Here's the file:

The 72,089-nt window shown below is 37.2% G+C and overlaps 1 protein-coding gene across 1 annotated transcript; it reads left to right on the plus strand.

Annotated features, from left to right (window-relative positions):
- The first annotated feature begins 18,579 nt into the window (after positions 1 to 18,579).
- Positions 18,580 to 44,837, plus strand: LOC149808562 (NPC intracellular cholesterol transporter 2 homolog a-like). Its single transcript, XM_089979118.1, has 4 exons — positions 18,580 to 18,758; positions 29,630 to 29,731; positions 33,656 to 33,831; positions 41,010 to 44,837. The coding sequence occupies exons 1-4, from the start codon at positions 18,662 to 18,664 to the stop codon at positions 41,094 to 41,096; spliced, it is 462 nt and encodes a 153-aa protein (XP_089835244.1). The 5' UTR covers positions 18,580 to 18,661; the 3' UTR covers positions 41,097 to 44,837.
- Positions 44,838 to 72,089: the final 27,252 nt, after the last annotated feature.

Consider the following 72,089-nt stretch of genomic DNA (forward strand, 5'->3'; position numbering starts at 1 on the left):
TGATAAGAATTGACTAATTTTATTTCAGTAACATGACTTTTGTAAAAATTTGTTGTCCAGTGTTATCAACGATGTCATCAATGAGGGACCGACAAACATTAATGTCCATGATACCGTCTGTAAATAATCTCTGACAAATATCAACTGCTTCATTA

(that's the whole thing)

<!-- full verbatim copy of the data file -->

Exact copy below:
The 72,089-nt window shown below is 37.2% G+C and overlaps 1 protein-coding gene across 1 annotated transcript; it reads left to right on the plus strand.

Annotated features, from left to right (window-relative positions):
- The first annotated feature begins 18,579 nt into the window (after positions 1 to 18,579).
- Positions 18,580 to 44,837, plus strand: LOC149808562 (NPC intracellular cholesterol transporter 2 homolog a-like). Its single transcript, XM_089979118.1, has 4 exons — positions 18,580 to 18,758; positions 29,630 to 29,731; positions 33,656 to 33,831; positions 41,010 to 44,837. The coding sequence occupies exons 1-4, from the start codon at positions 18,662 to 18,664 to the stop codon at positions 41,094 to 41,096; spliced, it is 462 nt and encodes a 153-aa protein (XP_089835244.1). The 5' UTR covers positions 18,580 to 18,661; the 3' UTR covers positions 41,097 to 44,837.
- Positions 44,838 to 72,089: the final 27,252 nt, after the last annotated feature.

Consider the following 72,089-nt stretch of genomic DNA (forward strand, 5'->3'; position numbering starts at 1 on the left):
TGATAAGAATTGACTAATTTTATTTCAGTAACATGACTTTTGTAAAAATTTGTTGTCCAGTGTTATCAACGATGTCATCAATGAGGGACCGACAAACATTAATGTCCATGATACCGTCTGTAAATAATCTCTGACAAATATCAACTGCTTCATTA